-But what if I don't like my changes and want to quit or start over? That's easily done as well. Executing the [:e!] command without any arguments will re-open the current document from the beginning. Quitting vi is as simple as running the [:q] command if you haven'​t made any changes to the buffer, or [:q!] if you'd like to quit and abandon those changes. 
  
 +But what if I don't like my changes and want to quit or start over?
 +That's easily done as well. Executing the //:e!// command
 +without any arguments will re-open the current document from the
 +beginning. Quitting **//vi//** is as simple as
 +running the //:q// command if you haven'​t made any changes to
 +the buffer, or //:q!// if you'd like to quit and abandon those
 +changes.
 ===== Moving Around ===== ===== Moving Around =====
  
-Moving around in vi is perhaps the hardest thing for a new user to learn. vi does not traditionally use the directional arrow keys for cursor movement, although in Slackware Linux that is an option. Rather, movement is simply another command issued in command-mode. The reason for this is rather simple. vi actually predates the inclusion of directional arrow keys on keyboards. Thus, movement of the cursor had to be accomplished by using the few keys available, so the right-hand "home row" keys of h, j, k, and l were chosen. These keys will move the cursor about whenever vi is in command mode. Here's a short table to help you remember how they work.+Moving around in **//vi//** is perhaps the hardest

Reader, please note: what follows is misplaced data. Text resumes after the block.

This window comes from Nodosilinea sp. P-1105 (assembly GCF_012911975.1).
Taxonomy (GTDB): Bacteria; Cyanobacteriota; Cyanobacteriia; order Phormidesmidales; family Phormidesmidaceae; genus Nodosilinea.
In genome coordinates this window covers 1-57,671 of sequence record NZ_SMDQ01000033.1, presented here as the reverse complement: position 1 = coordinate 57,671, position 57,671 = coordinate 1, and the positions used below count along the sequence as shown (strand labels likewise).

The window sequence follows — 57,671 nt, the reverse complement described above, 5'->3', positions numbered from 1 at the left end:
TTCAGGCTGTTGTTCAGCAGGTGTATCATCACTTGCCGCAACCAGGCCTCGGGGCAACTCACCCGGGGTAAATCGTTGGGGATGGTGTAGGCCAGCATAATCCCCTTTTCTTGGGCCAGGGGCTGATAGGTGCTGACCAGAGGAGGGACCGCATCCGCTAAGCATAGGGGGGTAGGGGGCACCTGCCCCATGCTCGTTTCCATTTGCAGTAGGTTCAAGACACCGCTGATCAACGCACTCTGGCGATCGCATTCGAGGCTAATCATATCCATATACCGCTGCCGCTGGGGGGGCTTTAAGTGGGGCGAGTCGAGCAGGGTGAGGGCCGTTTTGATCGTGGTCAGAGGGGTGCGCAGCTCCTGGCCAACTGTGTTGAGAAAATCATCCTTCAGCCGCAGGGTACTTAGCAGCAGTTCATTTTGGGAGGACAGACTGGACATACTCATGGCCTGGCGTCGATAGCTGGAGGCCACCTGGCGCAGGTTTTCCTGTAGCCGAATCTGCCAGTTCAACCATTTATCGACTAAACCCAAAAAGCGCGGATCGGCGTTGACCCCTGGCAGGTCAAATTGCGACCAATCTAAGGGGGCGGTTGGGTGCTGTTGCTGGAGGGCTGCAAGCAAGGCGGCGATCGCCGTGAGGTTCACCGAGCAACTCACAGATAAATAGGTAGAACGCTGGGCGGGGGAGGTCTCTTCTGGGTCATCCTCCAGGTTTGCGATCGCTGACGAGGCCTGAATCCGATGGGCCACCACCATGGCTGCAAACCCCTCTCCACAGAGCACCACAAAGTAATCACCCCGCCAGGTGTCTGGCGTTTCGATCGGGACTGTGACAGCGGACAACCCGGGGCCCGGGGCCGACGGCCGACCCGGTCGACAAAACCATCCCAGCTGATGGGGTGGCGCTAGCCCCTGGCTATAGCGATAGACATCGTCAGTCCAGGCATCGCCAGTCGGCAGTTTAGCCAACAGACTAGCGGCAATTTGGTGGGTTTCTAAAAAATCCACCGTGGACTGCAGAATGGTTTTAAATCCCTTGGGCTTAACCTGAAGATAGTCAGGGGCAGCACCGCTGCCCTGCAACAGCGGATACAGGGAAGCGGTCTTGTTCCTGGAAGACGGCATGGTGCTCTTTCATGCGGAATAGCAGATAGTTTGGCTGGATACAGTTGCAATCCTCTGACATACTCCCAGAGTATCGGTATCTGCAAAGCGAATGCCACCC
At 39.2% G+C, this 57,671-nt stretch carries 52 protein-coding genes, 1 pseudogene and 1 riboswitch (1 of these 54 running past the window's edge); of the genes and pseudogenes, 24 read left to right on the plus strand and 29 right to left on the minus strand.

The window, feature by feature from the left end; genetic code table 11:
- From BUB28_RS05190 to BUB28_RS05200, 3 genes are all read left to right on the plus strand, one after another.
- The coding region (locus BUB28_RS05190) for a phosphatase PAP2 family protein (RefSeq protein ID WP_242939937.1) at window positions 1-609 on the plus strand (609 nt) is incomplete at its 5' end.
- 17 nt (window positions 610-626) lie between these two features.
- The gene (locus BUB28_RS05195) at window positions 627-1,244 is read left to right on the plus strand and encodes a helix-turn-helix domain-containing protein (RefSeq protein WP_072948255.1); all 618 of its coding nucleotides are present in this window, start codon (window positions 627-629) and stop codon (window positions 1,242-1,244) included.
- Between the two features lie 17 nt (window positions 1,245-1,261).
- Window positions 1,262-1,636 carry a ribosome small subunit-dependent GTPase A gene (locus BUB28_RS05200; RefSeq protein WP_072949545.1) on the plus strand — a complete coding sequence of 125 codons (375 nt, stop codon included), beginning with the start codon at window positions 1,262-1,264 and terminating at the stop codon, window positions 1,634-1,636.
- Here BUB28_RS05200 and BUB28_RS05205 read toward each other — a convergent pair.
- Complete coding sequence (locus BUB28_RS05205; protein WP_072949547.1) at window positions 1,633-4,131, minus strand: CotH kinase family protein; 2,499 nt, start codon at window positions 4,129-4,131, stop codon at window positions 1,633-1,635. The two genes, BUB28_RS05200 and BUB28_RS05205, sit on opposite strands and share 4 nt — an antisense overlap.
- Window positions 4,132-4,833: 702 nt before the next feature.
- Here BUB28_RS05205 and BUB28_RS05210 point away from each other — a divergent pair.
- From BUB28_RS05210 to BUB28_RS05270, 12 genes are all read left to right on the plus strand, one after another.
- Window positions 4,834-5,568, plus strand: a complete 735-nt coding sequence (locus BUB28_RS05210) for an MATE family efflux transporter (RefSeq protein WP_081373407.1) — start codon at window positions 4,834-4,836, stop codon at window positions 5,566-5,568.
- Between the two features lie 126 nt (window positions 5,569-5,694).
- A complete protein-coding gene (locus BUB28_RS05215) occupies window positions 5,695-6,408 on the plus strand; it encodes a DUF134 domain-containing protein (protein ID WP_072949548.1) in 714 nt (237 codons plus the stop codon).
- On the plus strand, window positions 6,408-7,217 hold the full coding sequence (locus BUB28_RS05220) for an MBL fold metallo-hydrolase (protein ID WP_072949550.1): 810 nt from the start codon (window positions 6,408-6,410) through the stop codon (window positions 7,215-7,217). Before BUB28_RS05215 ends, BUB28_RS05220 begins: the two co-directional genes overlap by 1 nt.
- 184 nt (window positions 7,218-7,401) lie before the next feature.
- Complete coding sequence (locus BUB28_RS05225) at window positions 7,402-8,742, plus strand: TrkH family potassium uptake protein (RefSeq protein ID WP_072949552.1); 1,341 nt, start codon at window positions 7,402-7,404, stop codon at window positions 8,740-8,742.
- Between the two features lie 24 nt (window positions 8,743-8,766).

+thing for a new user to learn. ​**//vi//** does not 
 +traditionally use the directional arrow keys for cursor movement, 
 +although in Slackware Linux that is an option. Rather, movement is 
 +simply another command issued in command-mode. The reason for this is 
 +rather simple. ​**//vi//** actually predates the 
 +inclusion of directional arrow keys on keyboards. Thus, 
 +movement of the cursor had to be accomplished by using the few 
 +keys available, so the right-hand ​//"home row"// keys of 
 +<​key>'​h'</​key>​<​key>'​j'</​key>​<​key>'​k'</​key>​, and 
 +<​key>'​l'</​key> ​were chosen. These keys will move the cursor about 
 +whenever ​**//vi//** is in command mode. Here's a 
 +short table to help you remember how they work.
  
 ^Command ^ Result ^ ^Command ^ Result ^
Line 47: Line 144:
 |l|Move the cursor one character right| |l|Move the cursor one character right|
  
-Moving around is a little more powerful than that though. Like many command keys, these movement keys accept numerical arguments. For example, 10j will move the cursor down 10 lines. You can also move to the end or beginning of the current line with $ and ^, respectively. +Moving around is a little more powerful than that though. Like many 
 +command keys, these movement keys accept numerical arguments. For 
 +example, ​**10j** will move the cursor down 10 lines. You 
 +can also move to the end or beginning of the current line with 
 +<​key>'​$'</​key> ​and <​key>'​^'</​key>​, respectively.
 ===== Editing A Document ===== ===== Editing A Document =====